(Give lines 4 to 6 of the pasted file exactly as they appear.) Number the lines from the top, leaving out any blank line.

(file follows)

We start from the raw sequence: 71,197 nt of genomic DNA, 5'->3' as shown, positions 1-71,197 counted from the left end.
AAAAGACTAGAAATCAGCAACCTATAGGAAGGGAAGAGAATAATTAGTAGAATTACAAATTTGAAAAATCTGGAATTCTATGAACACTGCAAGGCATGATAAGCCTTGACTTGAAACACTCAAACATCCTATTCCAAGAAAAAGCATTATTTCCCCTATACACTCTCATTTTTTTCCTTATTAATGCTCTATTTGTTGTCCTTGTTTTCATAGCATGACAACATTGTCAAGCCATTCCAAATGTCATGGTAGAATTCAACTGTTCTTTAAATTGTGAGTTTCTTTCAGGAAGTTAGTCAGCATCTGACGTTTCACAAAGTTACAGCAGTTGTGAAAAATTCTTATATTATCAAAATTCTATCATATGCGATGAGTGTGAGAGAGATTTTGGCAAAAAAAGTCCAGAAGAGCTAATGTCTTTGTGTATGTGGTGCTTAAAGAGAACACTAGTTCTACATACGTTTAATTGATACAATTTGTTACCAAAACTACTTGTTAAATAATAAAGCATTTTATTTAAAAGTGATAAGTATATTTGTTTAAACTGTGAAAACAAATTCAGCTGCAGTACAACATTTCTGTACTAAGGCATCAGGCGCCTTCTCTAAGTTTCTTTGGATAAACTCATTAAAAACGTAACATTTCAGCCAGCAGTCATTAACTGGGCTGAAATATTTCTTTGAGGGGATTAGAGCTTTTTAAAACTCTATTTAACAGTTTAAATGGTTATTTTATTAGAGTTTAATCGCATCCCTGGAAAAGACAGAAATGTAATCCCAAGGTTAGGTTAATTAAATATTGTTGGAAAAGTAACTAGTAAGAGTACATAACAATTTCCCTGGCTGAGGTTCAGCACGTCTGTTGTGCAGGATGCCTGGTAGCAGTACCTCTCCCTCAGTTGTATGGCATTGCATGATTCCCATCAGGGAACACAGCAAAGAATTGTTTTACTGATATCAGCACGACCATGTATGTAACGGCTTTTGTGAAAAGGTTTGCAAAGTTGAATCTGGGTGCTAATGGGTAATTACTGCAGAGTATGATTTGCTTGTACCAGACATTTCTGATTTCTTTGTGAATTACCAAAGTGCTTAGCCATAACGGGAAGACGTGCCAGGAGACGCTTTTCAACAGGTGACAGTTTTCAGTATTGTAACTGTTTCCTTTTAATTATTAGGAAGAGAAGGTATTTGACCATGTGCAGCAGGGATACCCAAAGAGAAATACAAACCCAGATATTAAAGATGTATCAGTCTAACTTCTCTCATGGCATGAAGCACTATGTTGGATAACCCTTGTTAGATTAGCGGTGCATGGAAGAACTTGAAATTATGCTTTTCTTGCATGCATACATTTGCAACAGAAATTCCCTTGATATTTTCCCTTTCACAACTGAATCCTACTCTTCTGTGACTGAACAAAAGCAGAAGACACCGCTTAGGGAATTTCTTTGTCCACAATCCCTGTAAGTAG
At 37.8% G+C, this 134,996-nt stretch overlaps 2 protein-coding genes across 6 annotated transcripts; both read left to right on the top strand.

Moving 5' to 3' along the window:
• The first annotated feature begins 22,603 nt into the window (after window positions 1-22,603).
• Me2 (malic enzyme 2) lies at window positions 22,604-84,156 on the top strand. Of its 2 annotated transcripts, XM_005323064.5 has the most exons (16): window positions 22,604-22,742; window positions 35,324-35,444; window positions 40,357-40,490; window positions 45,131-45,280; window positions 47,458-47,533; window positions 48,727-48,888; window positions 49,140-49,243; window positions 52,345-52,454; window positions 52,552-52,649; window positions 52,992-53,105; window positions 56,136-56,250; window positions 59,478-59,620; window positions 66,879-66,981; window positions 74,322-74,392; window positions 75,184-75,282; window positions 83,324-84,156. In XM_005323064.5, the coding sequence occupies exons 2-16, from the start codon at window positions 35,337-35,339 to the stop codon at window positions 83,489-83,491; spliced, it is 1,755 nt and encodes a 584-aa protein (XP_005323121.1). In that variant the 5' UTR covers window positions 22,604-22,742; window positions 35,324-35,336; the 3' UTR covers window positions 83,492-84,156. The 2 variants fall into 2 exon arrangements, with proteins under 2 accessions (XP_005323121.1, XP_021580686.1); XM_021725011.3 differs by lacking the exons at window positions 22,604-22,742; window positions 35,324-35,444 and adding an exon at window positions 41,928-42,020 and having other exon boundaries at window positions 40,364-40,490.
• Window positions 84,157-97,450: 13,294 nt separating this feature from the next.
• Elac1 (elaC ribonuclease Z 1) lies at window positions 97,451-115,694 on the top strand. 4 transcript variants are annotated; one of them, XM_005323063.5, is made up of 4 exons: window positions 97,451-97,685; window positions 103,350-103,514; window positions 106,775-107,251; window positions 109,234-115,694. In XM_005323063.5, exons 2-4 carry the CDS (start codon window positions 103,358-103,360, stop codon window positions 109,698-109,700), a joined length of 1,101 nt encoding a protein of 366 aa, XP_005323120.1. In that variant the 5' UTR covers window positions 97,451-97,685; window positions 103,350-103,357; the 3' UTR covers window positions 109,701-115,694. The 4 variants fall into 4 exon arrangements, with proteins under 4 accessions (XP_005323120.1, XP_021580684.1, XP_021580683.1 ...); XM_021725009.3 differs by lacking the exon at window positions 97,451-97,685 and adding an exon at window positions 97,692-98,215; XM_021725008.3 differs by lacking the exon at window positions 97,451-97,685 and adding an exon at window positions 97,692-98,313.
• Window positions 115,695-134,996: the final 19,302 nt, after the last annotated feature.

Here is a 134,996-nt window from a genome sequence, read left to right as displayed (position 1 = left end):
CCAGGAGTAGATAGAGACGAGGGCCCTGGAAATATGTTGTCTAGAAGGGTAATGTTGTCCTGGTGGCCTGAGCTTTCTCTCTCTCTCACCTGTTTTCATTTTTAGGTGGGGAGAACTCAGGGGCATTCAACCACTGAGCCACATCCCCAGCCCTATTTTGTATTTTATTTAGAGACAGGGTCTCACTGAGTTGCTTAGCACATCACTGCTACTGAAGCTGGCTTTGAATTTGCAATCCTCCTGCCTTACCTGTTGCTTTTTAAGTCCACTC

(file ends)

Moving 5' to 3' along the window:
• The first annotated feature begins 22,603 nt into the window (after window positions 1-22,603).
• Me2 (malic enzyme 2) lies at window positions 22,604-84,156 on the top strand. Of its 2 annotated transcripts, XM_005323064.5 has the most exons (16): window positions 22,604-22,742; window positions 35,324-35,444; window positions 40,357-40,490; window positions 45,131-45,280; window positions 47,458-47,533; window positions 48,727-48,888; window positions 49,140-49,243; window positions 52,345-52,454; window positions 52,552-52,649; window positions 52,992-53,105; window positions 56,136-56,250; window positions 59,478-59,620; window positions 66,879-66,981; window positions 74,322-74,392; window positions 75,184-75,282; window positions 83,324-84,156. In XM_005323064.5, the coding sequence occupies exons 2-16, from the start codon at window positions 35,337-35,339 to the stop codon at window positions 83,489-83,491; spliced, it is 1,755 nt and encodes a 584-aa protein (XP_005323121.1). In that variant the 5' UTR covers window positions 22,604-22,742; window positions 35,324-35,336; the 3' UTR covers window positions 83,492-84,156. The 2 variants fall into 2 exon arrangements, with proteins under 2 accessions (XP_005323121.1, XP_021580686.1); XM_021725011.3 differs by lacking the exons at window positions 22,604-22,742; window positions 35,324-35,444 and adding an exon at window positions 41,928-42,020 and having other exon boundaries at window positions 40,364-40,490.